Apple Watch Vs Fitbit

Apple watch fit bit
Amelia Phillips

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IMG_0680Can you tell I’m excited!?! The highly anticipated arrival of the Apple Watch, the latest player on the wearable technology scene, brought with it speculation about just how smart watches will impact our health and fitness.

Rewind to 2014 and Fitbit was the original fitness tracker, making up 70 percent of sales in the fitness tracker market. But with the Apple Watch arriving on the scene on the 24th April 2015, the world is watching to see if the latest player on the wearable tech scene lives up to expectations.

So, what’s the difference? Fitbit is targeted at athletes and regular people who want to boost their fitness with the assistance of a dedicated fitness tracker. The Apple Watch offers the same service and more, completing syncing with the iPhone so you get a

ccess to its tech features from your wrist. It reminds you to stand every hour, and has the potential to share your personalised information with health and fitness professionals. Now, that’s high tech!

Apple watch fit bit

But before you call Apple Watch the clear winner, here’s the catch: the Fitbit’s simplicity – some may say limited capability – has its perks. For starters, the Fitbit is more compact in size – it’s light, fits cleanly on the wrist and as a result it will continue to attract athletes who want a dedicated fitness band. The Apple Watch, even in the Sport version is more chunky on the wrist, and may not be as well suited to training and events. But then again it’s a lot smaller than some of the other brands such as Garmin.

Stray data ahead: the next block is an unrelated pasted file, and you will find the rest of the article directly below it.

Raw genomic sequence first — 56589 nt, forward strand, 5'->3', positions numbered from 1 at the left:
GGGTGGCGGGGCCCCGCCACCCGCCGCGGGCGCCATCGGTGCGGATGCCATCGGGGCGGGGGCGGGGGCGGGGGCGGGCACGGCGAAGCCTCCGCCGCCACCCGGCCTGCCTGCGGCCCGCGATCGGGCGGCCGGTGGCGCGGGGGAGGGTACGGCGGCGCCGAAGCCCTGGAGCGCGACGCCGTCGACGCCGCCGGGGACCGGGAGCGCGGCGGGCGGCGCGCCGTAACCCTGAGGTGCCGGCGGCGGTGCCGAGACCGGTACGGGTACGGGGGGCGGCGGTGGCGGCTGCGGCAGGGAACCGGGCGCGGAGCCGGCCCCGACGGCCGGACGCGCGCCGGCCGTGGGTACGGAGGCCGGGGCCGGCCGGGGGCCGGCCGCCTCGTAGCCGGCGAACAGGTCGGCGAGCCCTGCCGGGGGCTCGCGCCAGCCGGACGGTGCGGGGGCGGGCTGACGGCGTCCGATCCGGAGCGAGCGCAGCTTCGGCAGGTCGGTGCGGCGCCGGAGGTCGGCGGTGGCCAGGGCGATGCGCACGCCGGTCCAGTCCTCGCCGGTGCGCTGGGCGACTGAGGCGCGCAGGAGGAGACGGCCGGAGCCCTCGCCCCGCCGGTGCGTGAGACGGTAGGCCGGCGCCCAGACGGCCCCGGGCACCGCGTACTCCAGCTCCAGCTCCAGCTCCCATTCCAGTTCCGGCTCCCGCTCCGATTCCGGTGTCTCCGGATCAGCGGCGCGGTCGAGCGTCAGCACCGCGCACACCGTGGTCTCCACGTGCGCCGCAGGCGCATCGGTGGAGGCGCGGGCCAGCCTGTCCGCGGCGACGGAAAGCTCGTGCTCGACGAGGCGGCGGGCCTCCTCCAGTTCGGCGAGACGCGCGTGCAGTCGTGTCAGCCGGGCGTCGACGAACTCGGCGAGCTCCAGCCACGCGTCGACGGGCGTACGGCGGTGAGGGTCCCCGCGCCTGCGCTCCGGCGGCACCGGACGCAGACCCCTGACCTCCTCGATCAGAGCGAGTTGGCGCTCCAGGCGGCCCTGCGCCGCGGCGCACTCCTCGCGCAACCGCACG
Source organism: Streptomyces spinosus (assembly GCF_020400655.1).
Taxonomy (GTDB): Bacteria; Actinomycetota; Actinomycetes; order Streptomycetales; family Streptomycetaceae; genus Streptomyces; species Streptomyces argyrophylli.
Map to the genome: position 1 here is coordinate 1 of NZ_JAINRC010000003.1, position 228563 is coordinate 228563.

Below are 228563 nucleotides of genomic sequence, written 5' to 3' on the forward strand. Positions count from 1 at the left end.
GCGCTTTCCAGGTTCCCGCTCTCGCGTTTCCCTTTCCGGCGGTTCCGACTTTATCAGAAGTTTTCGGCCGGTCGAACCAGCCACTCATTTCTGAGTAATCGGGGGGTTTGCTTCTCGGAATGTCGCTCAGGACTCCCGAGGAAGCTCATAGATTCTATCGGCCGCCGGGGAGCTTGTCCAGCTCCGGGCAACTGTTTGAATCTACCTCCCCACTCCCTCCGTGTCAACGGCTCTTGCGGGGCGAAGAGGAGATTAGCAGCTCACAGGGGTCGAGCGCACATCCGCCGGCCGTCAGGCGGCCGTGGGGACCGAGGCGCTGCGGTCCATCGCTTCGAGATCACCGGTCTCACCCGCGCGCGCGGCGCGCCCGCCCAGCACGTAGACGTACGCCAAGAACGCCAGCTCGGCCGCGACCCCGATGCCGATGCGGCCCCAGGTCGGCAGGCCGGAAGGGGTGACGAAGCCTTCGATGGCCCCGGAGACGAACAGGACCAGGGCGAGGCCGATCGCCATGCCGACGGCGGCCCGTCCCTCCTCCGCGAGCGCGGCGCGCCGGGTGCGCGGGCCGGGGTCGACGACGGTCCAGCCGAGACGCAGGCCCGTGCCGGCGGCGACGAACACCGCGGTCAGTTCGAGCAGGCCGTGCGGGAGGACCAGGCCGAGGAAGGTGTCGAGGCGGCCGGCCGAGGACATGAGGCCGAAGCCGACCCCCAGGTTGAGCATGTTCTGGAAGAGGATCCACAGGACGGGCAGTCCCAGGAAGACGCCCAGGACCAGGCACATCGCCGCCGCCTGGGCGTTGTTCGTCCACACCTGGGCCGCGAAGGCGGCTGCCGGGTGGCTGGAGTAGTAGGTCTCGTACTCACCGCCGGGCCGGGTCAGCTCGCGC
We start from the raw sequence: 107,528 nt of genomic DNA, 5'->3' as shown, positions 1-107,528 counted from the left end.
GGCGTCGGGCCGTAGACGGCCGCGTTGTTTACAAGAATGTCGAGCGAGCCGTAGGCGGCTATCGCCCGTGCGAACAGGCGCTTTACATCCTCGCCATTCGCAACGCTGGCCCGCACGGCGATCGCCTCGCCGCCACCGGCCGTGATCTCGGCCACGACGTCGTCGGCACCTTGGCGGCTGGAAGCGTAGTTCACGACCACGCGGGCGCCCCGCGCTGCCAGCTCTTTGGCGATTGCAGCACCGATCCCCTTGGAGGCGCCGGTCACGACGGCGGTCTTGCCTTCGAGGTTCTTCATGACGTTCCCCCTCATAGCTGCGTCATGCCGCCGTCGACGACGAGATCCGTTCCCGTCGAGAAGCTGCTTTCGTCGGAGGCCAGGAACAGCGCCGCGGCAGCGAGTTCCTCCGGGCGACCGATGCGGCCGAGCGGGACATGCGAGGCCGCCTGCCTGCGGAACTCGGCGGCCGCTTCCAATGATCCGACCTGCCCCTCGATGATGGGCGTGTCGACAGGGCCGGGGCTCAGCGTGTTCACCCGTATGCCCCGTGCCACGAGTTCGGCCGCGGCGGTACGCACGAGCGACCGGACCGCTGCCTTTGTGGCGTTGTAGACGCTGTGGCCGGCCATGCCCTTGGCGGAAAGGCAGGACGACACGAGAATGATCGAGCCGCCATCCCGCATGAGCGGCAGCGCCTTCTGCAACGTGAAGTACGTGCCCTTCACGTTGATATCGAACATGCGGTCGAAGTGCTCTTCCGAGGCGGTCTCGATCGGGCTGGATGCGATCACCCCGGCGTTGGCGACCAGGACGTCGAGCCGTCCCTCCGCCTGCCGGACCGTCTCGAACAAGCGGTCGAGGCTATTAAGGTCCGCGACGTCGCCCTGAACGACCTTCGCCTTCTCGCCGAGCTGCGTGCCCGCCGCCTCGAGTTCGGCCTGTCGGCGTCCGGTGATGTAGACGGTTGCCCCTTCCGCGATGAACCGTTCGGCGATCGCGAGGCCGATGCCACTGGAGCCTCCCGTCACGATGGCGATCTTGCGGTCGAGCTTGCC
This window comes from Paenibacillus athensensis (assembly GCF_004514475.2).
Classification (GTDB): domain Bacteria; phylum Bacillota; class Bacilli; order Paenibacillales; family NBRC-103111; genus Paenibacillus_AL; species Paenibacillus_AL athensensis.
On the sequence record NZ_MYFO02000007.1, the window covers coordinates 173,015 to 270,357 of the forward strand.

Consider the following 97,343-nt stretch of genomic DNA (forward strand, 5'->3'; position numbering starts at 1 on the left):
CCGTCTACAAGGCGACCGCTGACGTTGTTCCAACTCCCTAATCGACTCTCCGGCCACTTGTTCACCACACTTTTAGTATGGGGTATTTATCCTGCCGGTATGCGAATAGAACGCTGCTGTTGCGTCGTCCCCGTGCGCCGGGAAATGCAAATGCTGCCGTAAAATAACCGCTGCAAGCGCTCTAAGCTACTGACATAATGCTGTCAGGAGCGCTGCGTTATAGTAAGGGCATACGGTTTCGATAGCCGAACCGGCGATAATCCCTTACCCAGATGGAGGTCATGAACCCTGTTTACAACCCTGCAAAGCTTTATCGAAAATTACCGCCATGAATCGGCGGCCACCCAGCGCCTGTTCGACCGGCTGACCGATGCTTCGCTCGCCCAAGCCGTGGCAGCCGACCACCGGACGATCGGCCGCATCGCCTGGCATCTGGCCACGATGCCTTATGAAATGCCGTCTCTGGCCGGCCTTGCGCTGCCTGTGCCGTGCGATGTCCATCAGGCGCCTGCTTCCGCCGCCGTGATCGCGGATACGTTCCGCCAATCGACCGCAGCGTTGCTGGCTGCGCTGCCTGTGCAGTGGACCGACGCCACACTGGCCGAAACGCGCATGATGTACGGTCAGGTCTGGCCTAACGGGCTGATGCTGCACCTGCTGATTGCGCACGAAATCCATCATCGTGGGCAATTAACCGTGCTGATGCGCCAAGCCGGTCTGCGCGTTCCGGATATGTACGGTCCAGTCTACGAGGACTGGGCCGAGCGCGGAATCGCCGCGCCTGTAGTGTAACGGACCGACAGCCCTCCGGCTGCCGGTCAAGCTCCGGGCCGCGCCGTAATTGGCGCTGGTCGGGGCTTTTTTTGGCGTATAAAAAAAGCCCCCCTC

Cost is one of the key considerations for any lifestyle purchase and wearables are no exception. The Fitbit’s pricing starts around $169 for the Charge, and Apple Watches start at $499 for the cheapest sports model. Not that high prices have stopped Apple enthusiasts before. With more than three million Apple Watches already sold, according to finder.com.au, one of Australia’s largest comparison websites, there’s well and truly a place for the Apple Watch in the wearable tech market. In fact, the arrival of the Apple Watch is set to grow the smart watch market by at least 50 per cent this year alone, and it’s estimated that 4.2 percent of Australian adults – that’s 800,000 people – intend to buy the Apple Watch. The question is, will you be one of them?

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  • Philip Wood

    I guess it all depends on the use you have for the watch. I was actually directed by an Apple employee to check out the FitBit Surge after describing my needs. Simple and best decision I’ve made. Just want to track HR, Sleep and GPS for my bike rides. Apple watch doesn’t actually have GPS, meaning you need your phone on you with the ride too. I also just needed to pause and skip tracks whilst teaching classes. Fitbit did this just fine and gives me text/phone call notifications to view. The value for money of the Fitbit and what it does made it a clear winner for me and I am an Apple nut with all devices but the Watch I’m afraid is missing one main feature which would have sold me….The ability to hold a simcard to share data. When that happens (Samsung already have it) then I will reconsider the Watch.